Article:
A CASH-STRAPPED health board has been accused of "cooking the books" after auditors discovered that funds earmarked for digital healthcare was used instead to give a "more favourable" impression of its finances.

An investigation found that NHS Tayside "misrepresented" its accounts by repeatedly banking money supposed to be spent on eHealth initiatives in order to offset general expenditure.

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The practice began in 2012, the same year the troubled health board first had its finances propped up by brokerage loans from the Scottish Government.

It continued until auditors were called in in March this year to carry out an external review into why £5.3m of eHealth funding had been misrecorded in accounts.

The practice was known to NHS Tayside's director of finance, Lindsay Bedford, and the director of finance at NHS National Services Scotland (NSS).

NHS Tayside announced in March that Mr Bedford planned to retire after 35 years' service.

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A report by auditors, Grant Thornton, said: "We have significant concerns around the practices being followed by NHS Tayside in relation to the use of funds to offset expenditure to which the funding had not been provided.

"This process has been embedded into the board’s financial planning and financial reporting processes for a number of years and therefore has masked the underlying operating position of the board."

It added: "No one during the course of our review was able to articulate why NHS Tayside were holding monies but it coincides with when NHS Tayside started to receive financial support through brokerage...Since 2012, the board’s reported financial performance has been misrepresented."

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Referring to correspondence in February 2016 relating to 2015/16 budgets, the report states: "The email trail appears to indicate that the director of finance at NHS Tayside was planning on using the eHealth money as part of their overall income that year, and that the director of finance at NSS was aware of this intention."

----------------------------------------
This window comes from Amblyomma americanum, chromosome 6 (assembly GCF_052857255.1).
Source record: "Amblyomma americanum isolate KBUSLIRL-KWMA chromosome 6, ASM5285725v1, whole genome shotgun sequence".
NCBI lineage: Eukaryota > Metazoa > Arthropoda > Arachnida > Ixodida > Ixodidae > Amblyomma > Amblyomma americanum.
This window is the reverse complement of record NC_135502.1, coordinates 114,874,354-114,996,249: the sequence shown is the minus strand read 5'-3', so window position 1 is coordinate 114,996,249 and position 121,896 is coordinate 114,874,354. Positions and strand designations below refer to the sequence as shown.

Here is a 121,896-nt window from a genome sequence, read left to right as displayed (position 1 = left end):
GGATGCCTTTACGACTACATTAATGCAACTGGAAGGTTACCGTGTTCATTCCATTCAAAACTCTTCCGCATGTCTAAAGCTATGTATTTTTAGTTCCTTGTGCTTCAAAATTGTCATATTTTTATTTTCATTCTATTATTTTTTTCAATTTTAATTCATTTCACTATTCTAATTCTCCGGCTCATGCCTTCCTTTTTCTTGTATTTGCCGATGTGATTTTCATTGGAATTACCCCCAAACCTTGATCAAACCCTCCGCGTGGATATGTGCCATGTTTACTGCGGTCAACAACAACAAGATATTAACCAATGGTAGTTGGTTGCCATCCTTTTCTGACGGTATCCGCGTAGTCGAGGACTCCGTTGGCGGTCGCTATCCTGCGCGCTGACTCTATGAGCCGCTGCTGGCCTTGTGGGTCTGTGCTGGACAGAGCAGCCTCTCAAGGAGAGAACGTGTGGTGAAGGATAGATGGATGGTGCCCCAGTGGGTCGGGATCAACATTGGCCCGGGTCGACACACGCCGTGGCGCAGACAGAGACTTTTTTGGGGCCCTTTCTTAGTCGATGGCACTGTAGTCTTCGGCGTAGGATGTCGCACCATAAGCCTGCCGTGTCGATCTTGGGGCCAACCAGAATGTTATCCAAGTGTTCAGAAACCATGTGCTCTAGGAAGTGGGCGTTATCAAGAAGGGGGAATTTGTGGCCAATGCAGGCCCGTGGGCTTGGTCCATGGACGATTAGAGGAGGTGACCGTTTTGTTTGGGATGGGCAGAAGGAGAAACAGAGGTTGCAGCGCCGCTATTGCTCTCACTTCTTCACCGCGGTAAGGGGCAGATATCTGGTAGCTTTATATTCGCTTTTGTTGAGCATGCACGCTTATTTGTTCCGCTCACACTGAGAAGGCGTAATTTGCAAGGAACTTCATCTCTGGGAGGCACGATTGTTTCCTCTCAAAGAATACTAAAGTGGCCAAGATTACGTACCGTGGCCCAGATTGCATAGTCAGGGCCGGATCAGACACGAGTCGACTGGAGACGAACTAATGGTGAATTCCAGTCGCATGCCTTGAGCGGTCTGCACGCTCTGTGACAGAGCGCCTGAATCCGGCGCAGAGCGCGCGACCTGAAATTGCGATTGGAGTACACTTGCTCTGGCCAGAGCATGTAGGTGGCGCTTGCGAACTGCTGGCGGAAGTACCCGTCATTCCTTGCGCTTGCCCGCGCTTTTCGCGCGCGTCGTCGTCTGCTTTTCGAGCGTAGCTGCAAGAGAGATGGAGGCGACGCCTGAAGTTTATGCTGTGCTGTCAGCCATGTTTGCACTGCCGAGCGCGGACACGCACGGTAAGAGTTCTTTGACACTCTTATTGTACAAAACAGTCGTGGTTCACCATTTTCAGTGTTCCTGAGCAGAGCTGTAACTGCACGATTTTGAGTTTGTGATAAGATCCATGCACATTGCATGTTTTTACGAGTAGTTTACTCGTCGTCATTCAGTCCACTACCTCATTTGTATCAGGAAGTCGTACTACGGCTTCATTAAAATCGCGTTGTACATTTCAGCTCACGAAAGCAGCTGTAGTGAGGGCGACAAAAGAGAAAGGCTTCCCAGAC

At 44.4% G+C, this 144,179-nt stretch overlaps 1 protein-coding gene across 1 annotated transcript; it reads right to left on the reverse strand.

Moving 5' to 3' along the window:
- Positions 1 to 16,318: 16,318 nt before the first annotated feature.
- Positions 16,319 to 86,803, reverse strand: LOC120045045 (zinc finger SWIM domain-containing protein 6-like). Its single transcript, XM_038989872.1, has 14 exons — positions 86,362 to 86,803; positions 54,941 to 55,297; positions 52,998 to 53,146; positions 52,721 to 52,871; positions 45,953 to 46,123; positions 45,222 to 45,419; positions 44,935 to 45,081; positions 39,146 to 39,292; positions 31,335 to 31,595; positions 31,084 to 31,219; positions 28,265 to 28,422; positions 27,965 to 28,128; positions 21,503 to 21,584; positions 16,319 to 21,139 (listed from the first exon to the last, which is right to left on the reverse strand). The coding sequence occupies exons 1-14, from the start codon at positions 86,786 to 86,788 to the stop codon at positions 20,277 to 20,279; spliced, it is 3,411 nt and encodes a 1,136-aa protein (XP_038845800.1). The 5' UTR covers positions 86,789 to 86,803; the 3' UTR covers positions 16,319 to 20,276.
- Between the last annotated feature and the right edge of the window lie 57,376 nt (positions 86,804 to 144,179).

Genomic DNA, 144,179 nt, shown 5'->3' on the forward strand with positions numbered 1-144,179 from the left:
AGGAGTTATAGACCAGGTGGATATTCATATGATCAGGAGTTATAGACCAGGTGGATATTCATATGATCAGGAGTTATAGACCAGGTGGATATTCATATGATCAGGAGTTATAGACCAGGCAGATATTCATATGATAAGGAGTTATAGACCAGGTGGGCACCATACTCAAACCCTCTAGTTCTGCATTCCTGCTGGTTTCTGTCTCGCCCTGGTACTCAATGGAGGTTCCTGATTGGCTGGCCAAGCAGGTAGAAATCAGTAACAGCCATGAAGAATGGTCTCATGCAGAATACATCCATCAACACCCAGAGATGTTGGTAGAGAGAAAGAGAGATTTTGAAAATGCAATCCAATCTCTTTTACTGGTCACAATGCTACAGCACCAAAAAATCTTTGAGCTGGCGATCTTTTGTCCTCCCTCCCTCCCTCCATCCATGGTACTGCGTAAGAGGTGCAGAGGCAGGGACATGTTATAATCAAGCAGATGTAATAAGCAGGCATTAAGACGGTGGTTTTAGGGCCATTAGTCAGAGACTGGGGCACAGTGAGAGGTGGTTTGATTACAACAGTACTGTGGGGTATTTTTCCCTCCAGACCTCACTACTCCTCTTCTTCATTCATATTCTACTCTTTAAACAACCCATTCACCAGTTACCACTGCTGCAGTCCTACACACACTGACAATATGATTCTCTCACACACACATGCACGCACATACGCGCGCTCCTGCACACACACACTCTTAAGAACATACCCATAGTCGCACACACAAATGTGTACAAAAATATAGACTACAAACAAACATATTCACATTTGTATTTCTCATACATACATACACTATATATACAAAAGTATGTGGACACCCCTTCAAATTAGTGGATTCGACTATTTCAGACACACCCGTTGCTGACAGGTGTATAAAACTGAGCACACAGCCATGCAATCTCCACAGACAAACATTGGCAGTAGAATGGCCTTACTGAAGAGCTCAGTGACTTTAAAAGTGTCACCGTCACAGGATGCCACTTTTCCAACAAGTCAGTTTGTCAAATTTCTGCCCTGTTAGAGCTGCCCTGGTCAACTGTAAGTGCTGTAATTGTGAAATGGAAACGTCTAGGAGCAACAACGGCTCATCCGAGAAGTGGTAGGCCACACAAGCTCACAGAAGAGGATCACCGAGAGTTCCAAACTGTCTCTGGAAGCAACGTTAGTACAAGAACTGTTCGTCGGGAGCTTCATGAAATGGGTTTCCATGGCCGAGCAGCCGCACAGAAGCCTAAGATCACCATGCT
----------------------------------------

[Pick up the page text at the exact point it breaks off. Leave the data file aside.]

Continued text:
NHS Tayside has received £37m in taxpayer loans to date, including £4m this year, but the £5.3m shortfall means it will require another emergency bailout.

The finds will be scrutinised at Holyrood's Public Audit Committee on March 29.

Labour Shadow Cabinet Secretary for Health Anas Sarwar said: "It is bad enough that any health board should be under such severe financial pressure that it is reduced to cooking the books, but for it to happen in the Health Secretary's backyard beggars belief."

It comes after Scotland's Auditor General Caroline Gardner warned that NHS Tayside was "increasingly reliant" on one-off savings to break even and required a "realistic action plan".

Lesley McLay, chief executive of NHS Tayside, said: “The independent review has now looked in detail at this issue with eHealth allocations and found it dates back to 2012. We are clear that this agreement between NHS National Services Scotland and NHS Tayside was not acceptable and should not have happened.

“As soon as we were advised about this issue, I commissioned a formal internal review and an update will be reported to Tayside NHS Board next week.”

Colin Sinclair, chief executive of NSS, said: "I take this matter seriously and having established the initial facts, I put in place a number of immediate actions to ensure there was scrutiny over eHealth funding. I and the NSS board are fully committed to working with Scottish Government colleagues to further develop and implement any longer term recommendations."